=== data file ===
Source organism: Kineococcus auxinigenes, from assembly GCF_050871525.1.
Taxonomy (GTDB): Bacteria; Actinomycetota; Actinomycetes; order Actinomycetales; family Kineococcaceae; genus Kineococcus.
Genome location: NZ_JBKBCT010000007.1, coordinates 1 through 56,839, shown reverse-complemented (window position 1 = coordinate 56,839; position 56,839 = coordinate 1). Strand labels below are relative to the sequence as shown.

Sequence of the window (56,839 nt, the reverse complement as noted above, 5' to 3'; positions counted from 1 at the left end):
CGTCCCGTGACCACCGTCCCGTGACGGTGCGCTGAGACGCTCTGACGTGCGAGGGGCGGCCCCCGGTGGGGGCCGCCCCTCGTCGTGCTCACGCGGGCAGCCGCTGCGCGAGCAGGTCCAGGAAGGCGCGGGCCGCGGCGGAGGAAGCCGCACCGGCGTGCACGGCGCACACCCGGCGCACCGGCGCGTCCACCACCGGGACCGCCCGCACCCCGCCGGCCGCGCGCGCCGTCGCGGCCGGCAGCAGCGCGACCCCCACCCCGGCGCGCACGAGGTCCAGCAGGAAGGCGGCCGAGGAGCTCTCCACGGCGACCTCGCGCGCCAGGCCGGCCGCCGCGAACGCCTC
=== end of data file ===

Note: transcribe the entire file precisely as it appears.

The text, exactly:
Source organism: Kineococcus auxinigenes, from assembly GCF_050871525.1.
Taxonomy (GTDB): Bacteria; Actinomycetota; Actinomycetes; order Actinomycetales; family Kineococcaceae; genus Kineococcus.
Genome location: NZ_JBKBCT010000007.1, coordinates 1 through 56,839, shown reverse-complemented (window position 1 = coordinate 56,839; position 56,839 = coordinate 1). Strand labels below are relative to the sequence as shown.

Sequence of the window (56,839 nt, the reverse complement as noted above, 5' to 3'; positions counted from 1 at the left end):
CGTCCCGTGACCACCGTCCCGTGACGGTGCGCTGAGACGCTCTGACGTGCGAGGGGCGGCCCCCGGTGGGGGCCGCCCCTCGTCGTGCTCACGCGGGCAGCCGCTGCGCGAGCAGGTCCAGGAAGGCGCGGGCCGCGGCGGAGGAAGCCGCACCGGCGTGCACGGCGCACACCCGGCGCACCGGCGCGTCCACCACCGGGACCGCCCGCACCCCGCCGGCCGCGCGCGCCGTCGCGGCCGGCAGCAGCGCGACCCCCACCCCGGCGCGCACGAGGTCCAGCAGGAAGGCGGCCGAGGAGCTCTCCACGGCGACCTCGCGCGCCAGGCCGGCCGCCGCGAACGCCTC